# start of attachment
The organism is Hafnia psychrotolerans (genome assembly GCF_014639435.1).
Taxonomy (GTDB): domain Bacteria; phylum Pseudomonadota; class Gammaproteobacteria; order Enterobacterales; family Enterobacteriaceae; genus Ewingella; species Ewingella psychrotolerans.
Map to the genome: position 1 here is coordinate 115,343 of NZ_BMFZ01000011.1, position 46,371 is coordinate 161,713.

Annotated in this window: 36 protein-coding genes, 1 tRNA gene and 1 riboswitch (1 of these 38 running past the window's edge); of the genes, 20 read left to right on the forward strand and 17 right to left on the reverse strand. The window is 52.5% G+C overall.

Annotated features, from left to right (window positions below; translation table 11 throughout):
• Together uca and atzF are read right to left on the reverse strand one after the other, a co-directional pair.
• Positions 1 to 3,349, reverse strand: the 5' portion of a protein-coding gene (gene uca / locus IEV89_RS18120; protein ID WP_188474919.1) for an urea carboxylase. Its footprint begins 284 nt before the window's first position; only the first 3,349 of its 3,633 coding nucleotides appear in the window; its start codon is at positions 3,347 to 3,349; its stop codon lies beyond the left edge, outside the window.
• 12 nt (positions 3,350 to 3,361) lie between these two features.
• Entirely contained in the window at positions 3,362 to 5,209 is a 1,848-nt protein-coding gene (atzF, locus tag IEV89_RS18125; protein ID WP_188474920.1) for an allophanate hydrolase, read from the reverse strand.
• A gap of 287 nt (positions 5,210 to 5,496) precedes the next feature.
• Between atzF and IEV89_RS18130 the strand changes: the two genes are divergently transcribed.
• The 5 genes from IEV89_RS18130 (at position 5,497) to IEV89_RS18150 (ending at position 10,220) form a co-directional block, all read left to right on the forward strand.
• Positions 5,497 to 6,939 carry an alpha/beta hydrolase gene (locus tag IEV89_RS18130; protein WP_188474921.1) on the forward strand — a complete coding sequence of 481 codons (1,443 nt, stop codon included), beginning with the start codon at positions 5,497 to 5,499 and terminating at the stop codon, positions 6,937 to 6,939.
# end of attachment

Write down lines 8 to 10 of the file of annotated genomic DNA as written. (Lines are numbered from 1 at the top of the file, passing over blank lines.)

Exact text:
• 12 nt (positions 3,350 to 3,361) lie between these two features.
• Entirely contained in the window at positions 3,362 to 5,209 is a 1,848-nt protein-coding gene (atzF, locus tag IEV89_RS18125; protein ID WP_188474920.1) for an allophanate hydrolase, read from the reverse strand.
• A gap of 287 nt (positions 5,210 to 5,496) precedes the next feature.